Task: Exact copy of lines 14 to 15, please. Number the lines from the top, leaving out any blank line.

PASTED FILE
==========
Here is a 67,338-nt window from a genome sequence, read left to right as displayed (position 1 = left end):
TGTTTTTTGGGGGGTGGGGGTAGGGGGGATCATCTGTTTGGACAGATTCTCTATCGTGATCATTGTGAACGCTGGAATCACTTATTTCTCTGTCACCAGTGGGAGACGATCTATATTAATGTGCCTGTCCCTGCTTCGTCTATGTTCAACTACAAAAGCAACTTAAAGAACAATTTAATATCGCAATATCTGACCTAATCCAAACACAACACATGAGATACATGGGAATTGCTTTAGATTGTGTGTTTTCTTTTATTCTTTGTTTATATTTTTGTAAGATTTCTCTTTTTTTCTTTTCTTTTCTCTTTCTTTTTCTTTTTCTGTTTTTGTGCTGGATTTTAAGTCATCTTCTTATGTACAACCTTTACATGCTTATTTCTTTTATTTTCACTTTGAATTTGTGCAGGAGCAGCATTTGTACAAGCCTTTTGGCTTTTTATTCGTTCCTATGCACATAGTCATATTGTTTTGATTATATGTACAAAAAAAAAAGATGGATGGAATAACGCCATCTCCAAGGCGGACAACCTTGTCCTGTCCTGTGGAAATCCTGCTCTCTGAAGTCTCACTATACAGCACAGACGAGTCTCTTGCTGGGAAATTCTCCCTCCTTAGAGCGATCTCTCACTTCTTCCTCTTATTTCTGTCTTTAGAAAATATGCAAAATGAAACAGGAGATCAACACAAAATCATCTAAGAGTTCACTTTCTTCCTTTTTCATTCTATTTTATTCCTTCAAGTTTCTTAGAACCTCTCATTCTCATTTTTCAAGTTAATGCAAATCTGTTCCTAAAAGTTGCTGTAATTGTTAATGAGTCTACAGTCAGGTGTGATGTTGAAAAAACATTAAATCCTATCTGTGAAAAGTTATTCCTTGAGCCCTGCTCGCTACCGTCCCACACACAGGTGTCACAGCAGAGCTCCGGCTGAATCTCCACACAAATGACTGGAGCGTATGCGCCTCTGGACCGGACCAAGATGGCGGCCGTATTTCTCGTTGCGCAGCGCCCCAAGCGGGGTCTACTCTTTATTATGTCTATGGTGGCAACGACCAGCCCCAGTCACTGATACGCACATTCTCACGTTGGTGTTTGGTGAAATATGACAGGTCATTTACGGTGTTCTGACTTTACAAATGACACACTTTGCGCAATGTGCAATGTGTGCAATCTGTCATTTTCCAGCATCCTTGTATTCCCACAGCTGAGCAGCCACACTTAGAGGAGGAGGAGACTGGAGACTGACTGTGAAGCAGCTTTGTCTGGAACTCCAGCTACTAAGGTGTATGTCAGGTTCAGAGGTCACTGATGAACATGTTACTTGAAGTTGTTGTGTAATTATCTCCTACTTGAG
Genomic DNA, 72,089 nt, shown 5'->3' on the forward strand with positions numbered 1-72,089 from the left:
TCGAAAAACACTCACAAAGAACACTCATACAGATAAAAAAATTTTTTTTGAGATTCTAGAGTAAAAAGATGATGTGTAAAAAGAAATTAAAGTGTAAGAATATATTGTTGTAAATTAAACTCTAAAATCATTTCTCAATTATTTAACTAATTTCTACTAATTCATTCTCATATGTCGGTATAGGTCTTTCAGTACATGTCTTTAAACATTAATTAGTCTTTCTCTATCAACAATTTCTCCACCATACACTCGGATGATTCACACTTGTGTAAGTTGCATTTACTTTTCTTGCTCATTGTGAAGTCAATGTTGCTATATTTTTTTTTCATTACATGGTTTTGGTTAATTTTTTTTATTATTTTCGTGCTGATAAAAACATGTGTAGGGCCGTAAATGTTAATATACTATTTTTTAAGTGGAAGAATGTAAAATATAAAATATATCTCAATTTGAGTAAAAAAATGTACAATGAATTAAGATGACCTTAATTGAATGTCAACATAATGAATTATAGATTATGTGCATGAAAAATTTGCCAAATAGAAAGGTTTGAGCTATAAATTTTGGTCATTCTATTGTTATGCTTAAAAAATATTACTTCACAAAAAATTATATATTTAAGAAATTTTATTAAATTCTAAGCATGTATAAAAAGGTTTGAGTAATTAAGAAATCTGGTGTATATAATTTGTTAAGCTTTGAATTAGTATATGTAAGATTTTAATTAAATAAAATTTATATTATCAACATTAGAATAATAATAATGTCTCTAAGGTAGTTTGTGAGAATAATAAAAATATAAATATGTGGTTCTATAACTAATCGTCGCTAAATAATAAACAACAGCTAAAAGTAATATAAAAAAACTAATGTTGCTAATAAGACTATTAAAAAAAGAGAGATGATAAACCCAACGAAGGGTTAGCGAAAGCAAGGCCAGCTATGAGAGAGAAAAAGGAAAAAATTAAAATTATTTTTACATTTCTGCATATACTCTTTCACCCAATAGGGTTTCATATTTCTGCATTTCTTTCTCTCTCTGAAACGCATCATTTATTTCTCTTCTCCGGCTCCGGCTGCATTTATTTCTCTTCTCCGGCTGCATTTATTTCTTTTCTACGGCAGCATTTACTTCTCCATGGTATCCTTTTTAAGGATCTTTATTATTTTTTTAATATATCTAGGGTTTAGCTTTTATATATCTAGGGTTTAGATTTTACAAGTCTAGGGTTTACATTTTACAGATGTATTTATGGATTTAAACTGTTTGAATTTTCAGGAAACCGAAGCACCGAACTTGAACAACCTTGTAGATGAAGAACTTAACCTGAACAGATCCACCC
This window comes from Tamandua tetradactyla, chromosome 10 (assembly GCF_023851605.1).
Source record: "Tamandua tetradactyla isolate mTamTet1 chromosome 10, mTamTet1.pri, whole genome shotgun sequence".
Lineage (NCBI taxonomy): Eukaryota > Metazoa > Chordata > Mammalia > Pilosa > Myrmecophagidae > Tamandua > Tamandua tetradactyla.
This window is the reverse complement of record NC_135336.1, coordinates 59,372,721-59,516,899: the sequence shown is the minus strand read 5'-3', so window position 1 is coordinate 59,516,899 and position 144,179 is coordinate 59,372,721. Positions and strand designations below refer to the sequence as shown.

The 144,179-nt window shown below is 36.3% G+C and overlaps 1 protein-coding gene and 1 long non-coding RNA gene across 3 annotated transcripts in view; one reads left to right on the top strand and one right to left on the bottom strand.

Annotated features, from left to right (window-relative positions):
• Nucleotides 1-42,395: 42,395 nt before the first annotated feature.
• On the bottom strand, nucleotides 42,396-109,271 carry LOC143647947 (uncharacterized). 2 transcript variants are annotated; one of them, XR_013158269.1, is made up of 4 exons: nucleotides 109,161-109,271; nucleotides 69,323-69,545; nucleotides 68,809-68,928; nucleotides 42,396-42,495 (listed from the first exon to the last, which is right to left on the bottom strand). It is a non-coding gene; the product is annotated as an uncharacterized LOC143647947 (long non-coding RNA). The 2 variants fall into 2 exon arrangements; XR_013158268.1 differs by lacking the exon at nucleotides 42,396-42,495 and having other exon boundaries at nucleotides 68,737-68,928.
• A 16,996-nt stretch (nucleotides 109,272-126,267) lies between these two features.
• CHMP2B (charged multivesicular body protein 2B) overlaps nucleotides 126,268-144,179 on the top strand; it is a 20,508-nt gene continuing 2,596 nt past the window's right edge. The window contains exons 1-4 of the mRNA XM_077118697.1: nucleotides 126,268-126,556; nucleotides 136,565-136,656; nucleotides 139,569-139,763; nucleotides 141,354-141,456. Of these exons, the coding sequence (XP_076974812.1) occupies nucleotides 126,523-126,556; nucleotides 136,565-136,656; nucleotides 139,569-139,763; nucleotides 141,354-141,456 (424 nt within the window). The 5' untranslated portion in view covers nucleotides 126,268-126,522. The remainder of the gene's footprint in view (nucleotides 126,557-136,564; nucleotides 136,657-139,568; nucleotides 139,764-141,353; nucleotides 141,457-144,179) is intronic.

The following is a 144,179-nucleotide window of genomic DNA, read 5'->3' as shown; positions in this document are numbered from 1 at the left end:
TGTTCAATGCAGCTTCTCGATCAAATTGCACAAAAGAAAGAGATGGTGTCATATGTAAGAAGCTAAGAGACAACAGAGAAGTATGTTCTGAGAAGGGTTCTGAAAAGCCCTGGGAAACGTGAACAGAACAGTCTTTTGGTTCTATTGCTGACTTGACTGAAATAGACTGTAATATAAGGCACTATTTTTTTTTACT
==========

• CHMP2B (charged multivesicular body protein 2B) overlaps nucleotides 126,268-144,179 on the top strand; it is a 20,508-nt gene continuing 2,596 nt past the window's right edge. The window contains exons 1-4 of the mRNA XM_077118697.1: nucleotides 126,268-126,556; nucleotides 136,565-136,656; nucleotides 139,569-139,763; nucleotides 141,354-141,456. Of these exons, the coding sequence (XP_076974812.1) occupies nucleotides 126,523-126,556; nucleotides 136,565-136,656; nucleotides 139,569-139,763; nucleotides 141,354-141,456 (424 nt within the window). The 5' untranslated portion in view covers nucleotides 126,268-126,522. The remainder of the gene's footprint in view (nucleotides 126,557-136,564; nucleotides 136,657-139,568; nucleotides 139,764-141,353; nucleotides 141,457-144,179) is intronic.

The following is a 144,179-nucleotide window of genomic DNA, read 5'->3' as shown; positions in this document are numbered from 1 at the left end: